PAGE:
Everybody understands English, right? Well, they don’t. Very many people on Earth can speak (at least some) English but it doesn’t mean that you should feed them a constant flow of English content. It won’t make them your customers. People can hear your message but it takes more than that to create a true feeling of understanding. Those who live in a small country and speak some minor language know how good it feels when something is said with their own language.
If you have ever studied a second language you can see the point as well. Just look at your smart phone or other devices. How many apps do you use in that second language? If your second language is anything but English there will probably be very few foreign apps in your everyday use. However, if your second language is English then you are likely to have many foreign apps in your device − but only because there’s no localized option available. English isn’t that common if you count only people who use it as their mother tongue. Like they say, Broken English is the most used English dialect.
The developers speaking a minority language know that they need to translate the app. Otherwise the potential user base would be limited to the speakers of their language. This may be one reason why small countries like Finland have managed to create international stars to the app markets. They also have another advantage. If you have a common language with dozens or hundreds of millions of people around the world you have no idea what it feels like to find one app that speaks your language amongst all the zillions of similar apps. The Finnish developers do.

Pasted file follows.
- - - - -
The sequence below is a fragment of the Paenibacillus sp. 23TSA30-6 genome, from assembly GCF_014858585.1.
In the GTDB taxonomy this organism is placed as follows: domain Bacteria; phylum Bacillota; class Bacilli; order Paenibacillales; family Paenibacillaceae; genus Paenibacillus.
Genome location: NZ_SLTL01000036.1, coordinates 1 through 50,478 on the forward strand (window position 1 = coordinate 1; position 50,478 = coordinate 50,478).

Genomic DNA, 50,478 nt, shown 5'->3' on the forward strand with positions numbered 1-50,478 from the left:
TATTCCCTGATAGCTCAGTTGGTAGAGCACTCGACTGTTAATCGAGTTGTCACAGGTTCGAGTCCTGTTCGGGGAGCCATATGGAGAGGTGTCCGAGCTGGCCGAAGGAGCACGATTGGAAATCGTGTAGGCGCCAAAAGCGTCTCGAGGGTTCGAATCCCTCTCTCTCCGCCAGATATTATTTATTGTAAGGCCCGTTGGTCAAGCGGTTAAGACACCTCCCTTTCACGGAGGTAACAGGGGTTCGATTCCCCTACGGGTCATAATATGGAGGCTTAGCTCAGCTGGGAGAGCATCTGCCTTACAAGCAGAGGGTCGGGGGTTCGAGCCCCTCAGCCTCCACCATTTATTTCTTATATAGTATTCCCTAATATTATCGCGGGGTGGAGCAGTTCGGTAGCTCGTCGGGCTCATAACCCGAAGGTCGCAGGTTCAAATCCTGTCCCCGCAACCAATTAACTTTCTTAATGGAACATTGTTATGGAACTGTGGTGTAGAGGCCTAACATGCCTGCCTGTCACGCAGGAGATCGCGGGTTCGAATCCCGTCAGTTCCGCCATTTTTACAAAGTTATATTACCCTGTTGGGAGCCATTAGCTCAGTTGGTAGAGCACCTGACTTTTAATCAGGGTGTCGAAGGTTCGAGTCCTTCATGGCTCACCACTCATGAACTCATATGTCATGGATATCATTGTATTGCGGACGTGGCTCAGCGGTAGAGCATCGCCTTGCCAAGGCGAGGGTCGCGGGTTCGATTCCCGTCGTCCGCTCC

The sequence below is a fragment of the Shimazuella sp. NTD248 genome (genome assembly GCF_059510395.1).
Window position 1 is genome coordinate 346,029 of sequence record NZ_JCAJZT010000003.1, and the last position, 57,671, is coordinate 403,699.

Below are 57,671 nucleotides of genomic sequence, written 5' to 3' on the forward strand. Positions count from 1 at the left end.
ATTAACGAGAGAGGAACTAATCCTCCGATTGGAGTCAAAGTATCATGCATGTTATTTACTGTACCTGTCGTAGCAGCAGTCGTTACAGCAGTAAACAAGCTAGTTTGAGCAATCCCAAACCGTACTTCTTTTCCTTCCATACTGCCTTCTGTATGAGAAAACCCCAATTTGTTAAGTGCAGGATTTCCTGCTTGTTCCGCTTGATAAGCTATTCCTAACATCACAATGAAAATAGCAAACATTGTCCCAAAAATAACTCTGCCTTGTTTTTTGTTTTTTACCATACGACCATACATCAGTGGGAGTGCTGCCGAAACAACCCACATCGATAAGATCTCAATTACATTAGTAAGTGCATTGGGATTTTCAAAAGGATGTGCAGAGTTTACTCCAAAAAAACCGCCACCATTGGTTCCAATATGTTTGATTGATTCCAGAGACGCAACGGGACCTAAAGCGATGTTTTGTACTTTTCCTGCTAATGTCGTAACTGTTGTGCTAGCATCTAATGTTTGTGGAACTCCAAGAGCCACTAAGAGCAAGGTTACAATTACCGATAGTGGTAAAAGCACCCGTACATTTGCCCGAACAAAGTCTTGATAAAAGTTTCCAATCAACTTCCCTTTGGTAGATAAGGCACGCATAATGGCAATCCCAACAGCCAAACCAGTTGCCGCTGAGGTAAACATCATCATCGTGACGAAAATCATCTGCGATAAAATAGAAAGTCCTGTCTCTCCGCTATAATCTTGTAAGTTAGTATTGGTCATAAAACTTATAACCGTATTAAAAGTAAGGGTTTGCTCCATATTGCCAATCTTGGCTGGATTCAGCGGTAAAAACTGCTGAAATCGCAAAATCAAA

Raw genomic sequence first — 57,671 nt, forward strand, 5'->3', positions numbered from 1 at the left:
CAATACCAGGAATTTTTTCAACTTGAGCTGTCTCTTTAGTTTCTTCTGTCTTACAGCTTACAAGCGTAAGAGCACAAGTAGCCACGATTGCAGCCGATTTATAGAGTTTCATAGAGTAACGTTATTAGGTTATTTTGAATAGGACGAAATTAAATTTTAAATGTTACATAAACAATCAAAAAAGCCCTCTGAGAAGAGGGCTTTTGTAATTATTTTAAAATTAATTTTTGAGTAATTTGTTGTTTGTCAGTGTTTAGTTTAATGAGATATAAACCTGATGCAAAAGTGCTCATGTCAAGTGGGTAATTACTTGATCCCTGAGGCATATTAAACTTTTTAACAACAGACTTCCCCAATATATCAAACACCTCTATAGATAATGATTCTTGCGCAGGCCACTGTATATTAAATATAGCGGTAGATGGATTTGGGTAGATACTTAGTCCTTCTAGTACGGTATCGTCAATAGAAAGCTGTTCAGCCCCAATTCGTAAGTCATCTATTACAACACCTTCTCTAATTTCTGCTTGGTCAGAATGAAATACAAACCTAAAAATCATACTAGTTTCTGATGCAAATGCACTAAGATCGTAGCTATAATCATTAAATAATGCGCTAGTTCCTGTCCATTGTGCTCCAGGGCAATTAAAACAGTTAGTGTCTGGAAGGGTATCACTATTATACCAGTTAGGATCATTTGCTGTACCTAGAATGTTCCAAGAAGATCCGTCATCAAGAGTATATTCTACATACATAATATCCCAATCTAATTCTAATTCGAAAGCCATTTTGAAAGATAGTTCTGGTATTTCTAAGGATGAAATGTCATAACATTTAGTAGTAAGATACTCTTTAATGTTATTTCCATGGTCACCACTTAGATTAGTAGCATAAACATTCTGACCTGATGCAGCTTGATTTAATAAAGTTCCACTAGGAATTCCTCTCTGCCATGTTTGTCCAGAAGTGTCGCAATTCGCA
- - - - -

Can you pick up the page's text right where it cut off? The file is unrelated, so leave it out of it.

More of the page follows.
The problem with foreign apps is all about insecurity. People feel doubt if they are not completely sure whether they understood everything correctly. The risk of making a mistake and purchasing something that they don’t know how to use is real. Studies repeatedly show that people hesitate to buy from foreign language web stores. Likewise an app in a foreign language can feel distant or scary.
The goal is to make things easier for the user. Apps aren’t difficult or complicated, and people tend to learn quickly how to use them. However, the learning requires some mental commitment and time. These are costs to the user. Focusing all attention on new apps and gadgets voluntarily is something that easily gets postponed over and over again. Until they find a competitor’s localized app to fulfill the same need. Localization removes all the possible excuses. It smoothes the road and decreases the effort needed to start using the app. Often, app localization isn’t a matter of resources to the company because apps usually contain little material to localize and because modern localization tools make the work easy.
If an app works impeccably but is available only in any foreign language and if there’s another app that is slightly less finished but is localized, the ordinary user is likely choose the latter one. Of course there are always people who are confident about using many languages. Still, the majority of people prefer their own language. The competition in the app markets is so harsh that there’s always someone willing to stand out with a localized product. Can you afford to not localize?